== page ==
One of the biggest problems with new titles and their ambitions for competitive play is the sheer lack of features they have upon launch. Basic functions, like a rudimentary spectator mode or even the ability to watch replays, are left off the table completely or ignored until it's too late.
Overwatch, which went into a second beta phase yesterday morning, has gotten a some substantial improvements over the holidays. But it's the reworking of the custom matches and lobbies that might be the most important, since it directly affects the end experience for people playing and organising tournaments.
Instead of just giving you the option to invite people from your friends list into a private match, Blizzard has given people the ability to complete overhaul the standard experience by turning on, off, or entirely reworking the way Overwatch traditionally plays out.
"So one of the rules is that every time you die, it chooses a random hero for you automatically and you can only be the random hero," Jeff Kaplan, Blizzard vice president and game director on Overwatch, explained to me in an interview.
"Other game rules include things like, "You know what, I don’t think it’s fair to have more than two unique heroes per team or we only want one unique hero per game so there can only be one Tracer in the match.'"
Some of the available settings in the beta
And those aren't options being implemented for launch: most of it's available now. Players can freely adjust the health, damage, rate of healing, team balancing, health bars, custom skins, cooldowns on abilities, respawn times, even how fast an ultimate can charge. Individual heroes can be banned altogether, or the match can be setup in such a way that teams only have access to one or two heroes for the entire game.
Just as handy is the addition of map playlists. Instead of having to remake a game every single time you wanted to play on a separate map, players will be able to set an order. It could use some refinement -- the game is in beta, after all -- but it's a crucial addition for tournament organisers and players that reduces stress and setup time.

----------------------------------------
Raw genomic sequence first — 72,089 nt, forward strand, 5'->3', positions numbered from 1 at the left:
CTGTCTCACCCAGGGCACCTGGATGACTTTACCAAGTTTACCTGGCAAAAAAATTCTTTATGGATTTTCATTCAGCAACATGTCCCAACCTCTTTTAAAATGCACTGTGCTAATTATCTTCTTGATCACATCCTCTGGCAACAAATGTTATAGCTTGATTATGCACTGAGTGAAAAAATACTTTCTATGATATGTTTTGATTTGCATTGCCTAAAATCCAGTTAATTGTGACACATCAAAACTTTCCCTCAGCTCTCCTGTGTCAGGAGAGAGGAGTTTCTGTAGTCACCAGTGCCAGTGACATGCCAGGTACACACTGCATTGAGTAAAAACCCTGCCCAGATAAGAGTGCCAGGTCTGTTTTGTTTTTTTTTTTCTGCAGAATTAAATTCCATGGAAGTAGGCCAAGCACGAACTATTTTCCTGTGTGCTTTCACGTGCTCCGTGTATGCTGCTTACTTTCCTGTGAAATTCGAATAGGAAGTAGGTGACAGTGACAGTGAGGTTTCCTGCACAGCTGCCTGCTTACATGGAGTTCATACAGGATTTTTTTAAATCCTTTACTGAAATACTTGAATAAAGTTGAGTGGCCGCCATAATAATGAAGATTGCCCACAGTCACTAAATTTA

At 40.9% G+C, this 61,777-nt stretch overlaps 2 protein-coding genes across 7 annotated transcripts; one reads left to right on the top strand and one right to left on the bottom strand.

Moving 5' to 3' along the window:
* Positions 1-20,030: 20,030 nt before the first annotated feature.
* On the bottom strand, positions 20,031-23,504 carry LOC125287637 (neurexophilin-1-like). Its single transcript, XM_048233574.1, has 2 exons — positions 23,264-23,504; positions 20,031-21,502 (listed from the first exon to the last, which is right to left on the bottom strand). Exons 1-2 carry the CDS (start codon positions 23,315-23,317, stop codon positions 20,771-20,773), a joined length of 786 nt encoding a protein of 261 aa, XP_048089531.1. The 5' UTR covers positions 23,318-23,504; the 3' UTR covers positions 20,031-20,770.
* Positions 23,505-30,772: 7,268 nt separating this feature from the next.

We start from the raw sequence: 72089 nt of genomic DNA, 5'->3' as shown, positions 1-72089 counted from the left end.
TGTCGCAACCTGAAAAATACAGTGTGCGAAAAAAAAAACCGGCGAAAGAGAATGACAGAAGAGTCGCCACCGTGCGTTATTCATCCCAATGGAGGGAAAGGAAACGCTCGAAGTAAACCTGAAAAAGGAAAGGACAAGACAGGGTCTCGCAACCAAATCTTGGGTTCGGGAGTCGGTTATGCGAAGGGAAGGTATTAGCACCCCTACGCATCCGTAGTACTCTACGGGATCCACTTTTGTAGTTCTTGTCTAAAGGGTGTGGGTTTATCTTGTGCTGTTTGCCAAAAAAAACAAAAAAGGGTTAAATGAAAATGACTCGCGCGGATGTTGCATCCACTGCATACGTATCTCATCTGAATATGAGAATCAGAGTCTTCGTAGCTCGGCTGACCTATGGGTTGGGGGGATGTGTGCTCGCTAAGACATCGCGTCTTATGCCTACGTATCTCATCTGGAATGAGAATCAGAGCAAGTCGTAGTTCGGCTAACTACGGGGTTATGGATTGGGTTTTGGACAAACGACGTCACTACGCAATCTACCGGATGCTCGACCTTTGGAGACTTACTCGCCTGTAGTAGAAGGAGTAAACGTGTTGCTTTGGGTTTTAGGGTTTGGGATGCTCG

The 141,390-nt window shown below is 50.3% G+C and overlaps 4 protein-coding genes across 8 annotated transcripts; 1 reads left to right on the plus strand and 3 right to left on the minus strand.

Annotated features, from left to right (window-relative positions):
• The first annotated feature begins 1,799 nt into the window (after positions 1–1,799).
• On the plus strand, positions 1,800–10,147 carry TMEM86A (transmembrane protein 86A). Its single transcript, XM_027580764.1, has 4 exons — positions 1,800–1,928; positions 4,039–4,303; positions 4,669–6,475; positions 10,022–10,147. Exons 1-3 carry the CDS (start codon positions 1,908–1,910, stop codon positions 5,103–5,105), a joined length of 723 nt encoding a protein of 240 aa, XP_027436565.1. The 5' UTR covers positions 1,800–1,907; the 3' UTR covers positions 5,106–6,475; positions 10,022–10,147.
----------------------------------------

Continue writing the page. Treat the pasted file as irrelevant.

The list appears to be sorted in the order maps were added to the game
It doesn't seem like much for now, but it's worth remembering that Overwatch is still a good deal away from being released and already it has quality of life features that many other competitive focused titles lacked at launch. Most of the main broadcast, spectate and additions designed for esports aren't even in the game yet, although Kaplan told me those elements will get more focus in future patches.
"We have way more plans than made it into this patch, we just hope that this patch feels like the first hint, or nod, towards the competitive scene, broadcasting, spectating, streaming, competitive, that they see some of the trends that are going to happen. But this one [patch] wasn’t the one targeted at them."
Precisely how Overwatch fits into Blizzard's esports calendar, however, is still being worked out. But the Blizzard vice president made it clear that the game is undoubtedly targeting the world of esports. "We have a major effort going on behind Overwatch esport in the studio right now, and we’re trying to get all of our ducks in a row before talking to the press, and talking to players and the community," he said.
"The thing that I think is important at this point ... we are wholeheartedly embracing the game as an esport and we are going to put a tremendous amount of effort behind really growing a competitive community around Overwatch."